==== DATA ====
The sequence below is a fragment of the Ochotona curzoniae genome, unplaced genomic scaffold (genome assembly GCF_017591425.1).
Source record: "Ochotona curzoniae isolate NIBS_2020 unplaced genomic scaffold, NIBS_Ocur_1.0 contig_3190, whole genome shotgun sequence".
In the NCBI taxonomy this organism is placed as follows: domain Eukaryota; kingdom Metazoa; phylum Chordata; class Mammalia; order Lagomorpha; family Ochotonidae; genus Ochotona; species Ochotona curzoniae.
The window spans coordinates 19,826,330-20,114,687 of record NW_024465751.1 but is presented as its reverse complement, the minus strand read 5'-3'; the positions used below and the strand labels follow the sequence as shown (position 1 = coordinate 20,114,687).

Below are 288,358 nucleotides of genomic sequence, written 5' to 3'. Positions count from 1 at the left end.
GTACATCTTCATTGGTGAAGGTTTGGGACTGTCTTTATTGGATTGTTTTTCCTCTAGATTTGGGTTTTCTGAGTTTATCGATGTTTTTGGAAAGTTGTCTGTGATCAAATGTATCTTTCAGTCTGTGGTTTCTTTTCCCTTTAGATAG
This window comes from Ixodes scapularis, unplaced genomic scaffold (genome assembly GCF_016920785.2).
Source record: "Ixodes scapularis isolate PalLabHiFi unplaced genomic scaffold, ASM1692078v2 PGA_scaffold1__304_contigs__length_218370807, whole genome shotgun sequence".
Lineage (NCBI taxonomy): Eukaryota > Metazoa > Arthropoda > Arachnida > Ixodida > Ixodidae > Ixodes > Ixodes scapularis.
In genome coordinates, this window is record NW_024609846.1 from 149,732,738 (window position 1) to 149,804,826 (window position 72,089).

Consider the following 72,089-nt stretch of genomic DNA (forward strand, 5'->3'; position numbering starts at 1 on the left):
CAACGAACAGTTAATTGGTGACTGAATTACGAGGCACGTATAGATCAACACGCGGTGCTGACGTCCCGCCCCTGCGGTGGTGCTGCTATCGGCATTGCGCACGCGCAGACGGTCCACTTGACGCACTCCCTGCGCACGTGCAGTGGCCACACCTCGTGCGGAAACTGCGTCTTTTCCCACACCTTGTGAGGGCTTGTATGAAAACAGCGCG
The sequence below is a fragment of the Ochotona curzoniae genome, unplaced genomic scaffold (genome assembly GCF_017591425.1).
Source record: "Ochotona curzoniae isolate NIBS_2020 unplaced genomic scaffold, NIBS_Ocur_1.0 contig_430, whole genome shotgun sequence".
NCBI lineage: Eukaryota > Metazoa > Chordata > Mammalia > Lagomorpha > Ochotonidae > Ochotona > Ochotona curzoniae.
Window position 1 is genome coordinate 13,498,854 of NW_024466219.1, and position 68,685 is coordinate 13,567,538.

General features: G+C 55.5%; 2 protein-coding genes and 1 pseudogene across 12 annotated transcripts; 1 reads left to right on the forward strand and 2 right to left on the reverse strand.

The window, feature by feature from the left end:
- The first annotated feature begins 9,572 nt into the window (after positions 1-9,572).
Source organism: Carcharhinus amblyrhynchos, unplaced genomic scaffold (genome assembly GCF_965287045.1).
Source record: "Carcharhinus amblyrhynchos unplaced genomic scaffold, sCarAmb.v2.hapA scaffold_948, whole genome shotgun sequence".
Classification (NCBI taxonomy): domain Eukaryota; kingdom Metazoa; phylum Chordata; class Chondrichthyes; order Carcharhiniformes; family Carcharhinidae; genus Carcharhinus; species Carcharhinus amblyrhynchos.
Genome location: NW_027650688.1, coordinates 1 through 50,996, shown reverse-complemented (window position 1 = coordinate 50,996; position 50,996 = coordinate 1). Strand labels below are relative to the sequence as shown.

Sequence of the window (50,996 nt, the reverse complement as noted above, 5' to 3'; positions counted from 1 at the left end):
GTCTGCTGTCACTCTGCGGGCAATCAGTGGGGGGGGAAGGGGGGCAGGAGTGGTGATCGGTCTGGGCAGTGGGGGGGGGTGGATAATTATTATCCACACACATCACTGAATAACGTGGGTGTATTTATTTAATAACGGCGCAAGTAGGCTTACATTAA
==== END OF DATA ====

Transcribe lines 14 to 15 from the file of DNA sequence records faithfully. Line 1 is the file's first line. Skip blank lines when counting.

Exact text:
Source record: "Ochotona curzoniae isolate NIBS_2020 unplaced genomic scaffold, NIBS_Ocur_1.0 contig_430, whole genome shotgun sequence".
NCBI lineage: Eukaryota > Metazoa > Chordata > Mammalia > Lagomorpha > Ochotonidae > Ochotona > Ochotona curzoniae.